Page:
Former Millwall keeper says he has no bitterness over testimonial despite almost decade’s service

FORMER Millwall goalkeeper David Forde says he has no bitterness over not getting a testimonial after almost a decade at the club.

Forde, 41, signed for the Lions on a free transfer from Cardiff City in the summer of 2008 and had eight full seasons at The Den before leaving for Portsmouth on loan in 2016.

He returned to Millwall after being an ever-present to help Pompey win the League Two title, but was released by his former team-mate Neil Harris in the summer of 2017, nine years and 339 appearances after joining.

Jimmy Abdou signed for Millwall from Plymouth in the same summer as Forde and left a year later – after a season’s loan at AFC Wimbledon – after 342 appearances. Abdou had his testimonial in 2018.

Forde was asked recently on Millwall’s podcast, Wall Talk, if he was “gutted” not to be given a traditional send-off.

“I wouldn’t say I was gutted because the nine years I had here was a phenomenal adventure and a serious journey,” Forde said, in response to a fan’s question via Twitter.

“You could look at it and get bitter but one of my mottos and a philosophy I operate by is, ‘you either do bitter or you get better’.

“For me, you could look at it in the sense as that can finalise a relationship and a journey. So it’s still open.

“How I view that is there could still be chapters to be written. Lets’ see, who knows? Let nature decide.

“If I were to play a team, who would that be? An Irish select team would be nice. Or as a Liverpool fan it would have been amazing to play Liverpool.”

Forde played in two League One play-off finals, winning the second 1-0 against Swindon in 2010.

He featured prominently in Michael Calvin’s book Family: Life, Death and Football: a Year on the Frontline with a Proper Club.

Calvin called Millwall’s core group of senior players the ‘Guvnors’ and Forde explained the life and professional lessons he learned in his time at the club.

Forde co-founded Pathfinder Coaching and Development, a company which provides mentoring services in the sports and corporate sectors.

“In all the teams in all the years it was a very special time and a very unique time,” Forde said about that era when he played with Harris and the likes of Paul Robinson and Alan Dunne. “Players go through their whole careers wandering from club to club so to have that type of experience and to come into that space, I bought into it wholeheartedly.

“I always felt there was something there [bringing him] towards Millwall. So when I came we had that going, as [Calvin] says, the ‘Guvnors’, we were really tight-knit, like a band of brothers.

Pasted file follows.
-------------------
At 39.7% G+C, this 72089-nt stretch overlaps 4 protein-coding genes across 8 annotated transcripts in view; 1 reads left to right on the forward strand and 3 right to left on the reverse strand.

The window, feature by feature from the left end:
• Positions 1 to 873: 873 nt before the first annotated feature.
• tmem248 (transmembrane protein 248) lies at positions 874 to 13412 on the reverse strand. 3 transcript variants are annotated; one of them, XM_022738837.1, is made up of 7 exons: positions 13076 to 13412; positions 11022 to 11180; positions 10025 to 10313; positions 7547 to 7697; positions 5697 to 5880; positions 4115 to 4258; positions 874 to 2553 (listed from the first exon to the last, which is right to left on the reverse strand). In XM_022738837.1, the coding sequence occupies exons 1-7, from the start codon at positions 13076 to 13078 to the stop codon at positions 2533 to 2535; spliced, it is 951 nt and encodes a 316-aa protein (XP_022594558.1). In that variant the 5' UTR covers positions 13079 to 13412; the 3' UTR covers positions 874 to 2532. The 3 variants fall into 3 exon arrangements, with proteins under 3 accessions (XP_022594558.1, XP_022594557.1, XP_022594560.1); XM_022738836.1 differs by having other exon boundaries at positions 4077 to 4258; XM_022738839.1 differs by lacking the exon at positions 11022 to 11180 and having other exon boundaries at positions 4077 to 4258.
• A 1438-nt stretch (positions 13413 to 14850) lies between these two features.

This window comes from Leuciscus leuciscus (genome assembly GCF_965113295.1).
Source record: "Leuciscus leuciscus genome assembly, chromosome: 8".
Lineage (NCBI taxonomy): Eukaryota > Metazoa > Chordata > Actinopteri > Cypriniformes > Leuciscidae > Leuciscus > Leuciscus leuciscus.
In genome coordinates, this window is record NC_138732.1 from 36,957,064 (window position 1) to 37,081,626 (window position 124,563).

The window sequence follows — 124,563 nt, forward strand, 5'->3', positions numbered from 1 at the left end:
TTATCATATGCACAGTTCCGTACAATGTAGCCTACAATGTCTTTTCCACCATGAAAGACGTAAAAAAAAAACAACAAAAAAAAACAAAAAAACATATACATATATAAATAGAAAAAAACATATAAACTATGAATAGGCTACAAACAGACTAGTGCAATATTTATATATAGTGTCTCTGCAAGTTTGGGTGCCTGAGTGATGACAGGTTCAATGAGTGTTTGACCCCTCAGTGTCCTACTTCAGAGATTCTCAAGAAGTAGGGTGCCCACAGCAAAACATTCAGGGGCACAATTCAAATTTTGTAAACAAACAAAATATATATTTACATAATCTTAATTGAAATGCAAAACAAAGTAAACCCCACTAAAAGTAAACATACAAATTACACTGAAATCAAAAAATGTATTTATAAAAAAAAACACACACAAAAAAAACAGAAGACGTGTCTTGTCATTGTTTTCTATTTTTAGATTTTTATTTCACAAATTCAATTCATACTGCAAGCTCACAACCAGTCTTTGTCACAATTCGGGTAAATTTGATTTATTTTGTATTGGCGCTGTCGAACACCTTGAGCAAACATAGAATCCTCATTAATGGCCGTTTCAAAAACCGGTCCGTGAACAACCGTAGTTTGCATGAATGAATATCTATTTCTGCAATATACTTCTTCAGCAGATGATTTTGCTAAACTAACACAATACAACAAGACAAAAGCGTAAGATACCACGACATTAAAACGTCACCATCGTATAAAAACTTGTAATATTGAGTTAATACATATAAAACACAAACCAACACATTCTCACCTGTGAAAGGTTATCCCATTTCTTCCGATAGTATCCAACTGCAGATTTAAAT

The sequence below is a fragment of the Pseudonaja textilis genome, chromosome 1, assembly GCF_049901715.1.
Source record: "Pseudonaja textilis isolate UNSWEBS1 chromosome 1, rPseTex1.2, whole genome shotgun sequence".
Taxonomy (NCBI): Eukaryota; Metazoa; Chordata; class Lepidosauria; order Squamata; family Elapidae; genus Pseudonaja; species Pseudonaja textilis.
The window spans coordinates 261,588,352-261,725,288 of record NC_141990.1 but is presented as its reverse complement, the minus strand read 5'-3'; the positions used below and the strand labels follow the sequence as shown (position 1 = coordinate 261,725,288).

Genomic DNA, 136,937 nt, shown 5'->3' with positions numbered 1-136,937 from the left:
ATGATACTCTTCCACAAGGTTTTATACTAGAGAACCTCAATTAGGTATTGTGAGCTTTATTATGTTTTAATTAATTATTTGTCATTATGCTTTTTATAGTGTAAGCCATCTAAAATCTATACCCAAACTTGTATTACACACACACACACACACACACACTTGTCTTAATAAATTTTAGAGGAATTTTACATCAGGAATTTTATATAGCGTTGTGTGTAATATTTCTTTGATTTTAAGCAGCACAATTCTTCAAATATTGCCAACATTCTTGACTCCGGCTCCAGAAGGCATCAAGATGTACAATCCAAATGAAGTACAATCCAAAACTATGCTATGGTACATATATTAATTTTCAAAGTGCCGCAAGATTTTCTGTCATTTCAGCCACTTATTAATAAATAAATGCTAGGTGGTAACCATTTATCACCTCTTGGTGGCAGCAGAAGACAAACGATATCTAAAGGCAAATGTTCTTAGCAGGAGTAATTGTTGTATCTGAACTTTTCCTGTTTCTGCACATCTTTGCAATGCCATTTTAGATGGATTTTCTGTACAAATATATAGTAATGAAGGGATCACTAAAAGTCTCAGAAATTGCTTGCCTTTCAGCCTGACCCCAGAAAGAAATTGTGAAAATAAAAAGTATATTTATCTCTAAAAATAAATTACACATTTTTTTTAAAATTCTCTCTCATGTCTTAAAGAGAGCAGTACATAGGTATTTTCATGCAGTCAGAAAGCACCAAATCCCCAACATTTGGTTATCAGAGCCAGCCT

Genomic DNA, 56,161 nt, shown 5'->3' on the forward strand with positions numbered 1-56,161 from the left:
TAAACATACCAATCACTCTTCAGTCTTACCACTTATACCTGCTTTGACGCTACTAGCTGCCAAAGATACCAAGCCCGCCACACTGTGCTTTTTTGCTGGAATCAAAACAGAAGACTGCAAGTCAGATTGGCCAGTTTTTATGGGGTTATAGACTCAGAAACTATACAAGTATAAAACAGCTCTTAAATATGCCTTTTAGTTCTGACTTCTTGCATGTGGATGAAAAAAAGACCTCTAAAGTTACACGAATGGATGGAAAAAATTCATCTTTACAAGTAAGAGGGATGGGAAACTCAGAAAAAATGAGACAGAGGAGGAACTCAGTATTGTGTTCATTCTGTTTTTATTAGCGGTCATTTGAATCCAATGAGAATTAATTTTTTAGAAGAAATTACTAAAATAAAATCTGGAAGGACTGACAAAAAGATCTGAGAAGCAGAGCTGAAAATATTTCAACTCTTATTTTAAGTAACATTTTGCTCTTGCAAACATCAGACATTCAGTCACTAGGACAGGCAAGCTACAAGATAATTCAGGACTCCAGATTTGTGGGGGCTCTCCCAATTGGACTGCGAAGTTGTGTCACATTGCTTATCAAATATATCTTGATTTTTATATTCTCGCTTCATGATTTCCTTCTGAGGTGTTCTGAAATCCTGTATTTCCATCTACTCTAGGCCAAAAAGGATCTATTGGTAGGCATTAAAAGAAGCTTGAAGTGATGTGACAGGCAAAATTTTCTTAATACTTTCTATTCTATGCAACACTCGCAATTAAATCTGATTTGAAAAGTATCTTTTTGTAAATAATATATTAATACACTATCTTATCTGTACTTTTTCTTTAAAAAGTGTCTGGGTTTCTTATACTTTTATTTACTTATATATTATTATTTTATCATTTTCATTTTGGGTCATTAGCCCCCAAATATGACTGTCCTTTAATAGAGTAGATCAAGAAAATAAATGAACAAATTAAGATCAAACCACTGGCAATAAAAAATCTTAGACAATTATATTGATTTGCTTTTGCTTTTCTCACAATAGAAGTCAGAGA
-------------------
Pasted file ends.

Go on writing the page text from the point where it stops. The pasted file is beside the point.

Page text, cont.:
“We’d always say things but it wouldn’t be taken personally. We’d take it on board and talk about it afterwards, whether it was right, wrong or indifferent.

“We had a dream and an ambition to get promoted and we did that.

Iconic image of David Forde and Lions owner John Berylson after Millwall stayed up on the last day in 2013-14

“It taught me huge lessons about team dynamics and leadership. You see it with the likes of the All Blacks and different super teams that have performed well down through the years. It’s all managed within the group with the support coming externally, say from a manager.

“We had that right: ‘These are the non-negotiables’. And if you break these down it’s not just the manager of the club it’s the core group that are going to manage that.

“It made it easier at that time because you had people with the same intentions and ambitions, that wanted to get ahead and achieve. And they’re coming with a history and a heritage behind them with the likes of Neil Harris, Paul Robinson, Alan Dunne. Gary Alexander is a Millwall fan.

“So they knew what the club was about, they knew what the culture and heritage was about. That was massive, to instil that.

“I think over the years where I struggled with Millwall teams was losing people in that space. Steve Morison bought into it, Tony Craig another one as well. Jimmy Abdou bought into it.

“These were all massive influencers within a high-performance environment. It was massive for that.

“That’s where clubs that want to evolve and increase the so-called better players, it doesn’t mean they are better people.

“It’s whether you want better players or better people. I’d rather have better people all day long.”

Image: Millwall FC 

John Kelly